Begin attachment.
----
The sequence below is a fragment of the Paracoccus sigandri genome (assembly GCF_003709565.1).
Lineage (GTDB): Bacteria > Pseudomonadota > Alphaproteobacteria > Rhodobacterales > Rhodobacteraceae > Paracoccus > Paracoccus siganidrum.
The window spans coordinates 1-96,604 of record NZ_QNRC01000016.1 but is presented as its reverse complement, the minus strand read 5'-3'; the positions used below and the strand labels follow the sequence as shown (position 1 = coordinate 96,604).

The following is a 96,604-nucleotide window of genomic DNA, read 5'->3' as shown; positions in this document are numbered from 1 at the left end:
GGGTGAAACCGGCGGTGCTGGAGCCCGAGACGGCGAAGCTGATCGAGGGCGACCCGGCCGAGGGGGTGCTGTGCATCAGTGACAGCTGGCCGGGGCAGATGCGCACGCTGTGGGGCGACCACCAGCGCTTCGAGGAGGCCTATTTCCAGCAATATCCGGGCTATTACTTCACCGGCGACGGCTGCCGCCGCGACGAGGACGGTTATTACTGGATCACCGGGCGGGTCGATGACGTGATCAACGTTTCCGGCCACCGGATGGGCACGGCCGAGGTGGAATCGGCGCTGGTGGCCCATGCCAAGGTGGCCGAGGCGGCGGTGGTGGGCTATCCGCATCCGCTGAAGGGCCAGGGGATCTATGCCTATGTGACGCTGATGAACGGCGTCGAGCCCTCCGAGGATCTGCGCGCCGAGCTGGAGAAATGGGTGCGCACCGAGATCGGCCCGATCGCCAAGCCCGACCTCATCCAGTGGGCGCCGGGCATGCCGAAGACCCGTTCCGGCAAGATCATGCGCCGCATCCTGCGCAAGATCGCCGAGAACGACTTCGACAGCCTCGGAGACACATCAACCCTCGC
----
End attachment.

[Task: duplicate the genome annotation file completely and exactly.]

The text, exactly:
The sequence below is a fragment of the Paracoccus sigandri genome (assembly GCF_003709565.1).
Lineage (GTDB): Bacteria > Pseudomonadota > Alphaproteobacteria > Rhodobacterales > Rhodobacteraceae > Paracoccus > Paracoccus siganidrum.
The window spans coordinates 1-96,604 of record NZ_QNRC01000016.1 but is presented as its reverse complement, the minus strand read 5'-3'; the positions used below and the strand labels follow the sequence as shown (position 1 = coordinate 96,604).

The following is a 96,604-nucleotide window of genomic DNA, read 5'->3' as shown; positions in this document are numbered from 1 at the left end:
GGGTGAAACCGGCGGTGCTGGAGCCCGAGACGGCGAAGCTGATCGAGGGCGACCCGGCCGAGGGGGTGCTGTGCATCAGTGACAGCTGGCCGGGGCAGATGCGCACGCTGTGGGGCGACCACCAGCGCTTCGAGGAGGCCTATTTCCAGCAATATCCGGGCTATTACTTCACCGGCGACGGCTGCCGCCGCGACGAGGACGGTTATTACTGGATCACCGGGCGGGTCGATGACGTGATCAACGTTTCCGGCCACCGGATGGGCACGGCCGAGGTGGAATCGGCGCTGGTGGCCCATGCCAAGGTGGCCGAGGCGGCGGTGGTGGGCTATCCGCATCCGCTGAAGGGCCAGGGGATCTATGCCTATGTGACGCTGATGAACGGCGTCGAGCCCTCCGAGGATCTGCGCGCCGAGCTGGAGAAATGGGTGCGCACCGAGATCGGCCCGATCGCCAAGCCCGACCTCATCCAGTGGGCGCCGGGCATGCCGAAGACCCGTTCCGGCAAGATCATGCGCCGCATCCTGCGCAAGATCGCCGAGAACGACTTCGACAGCCTCGGAGACACATCAACCCTCGC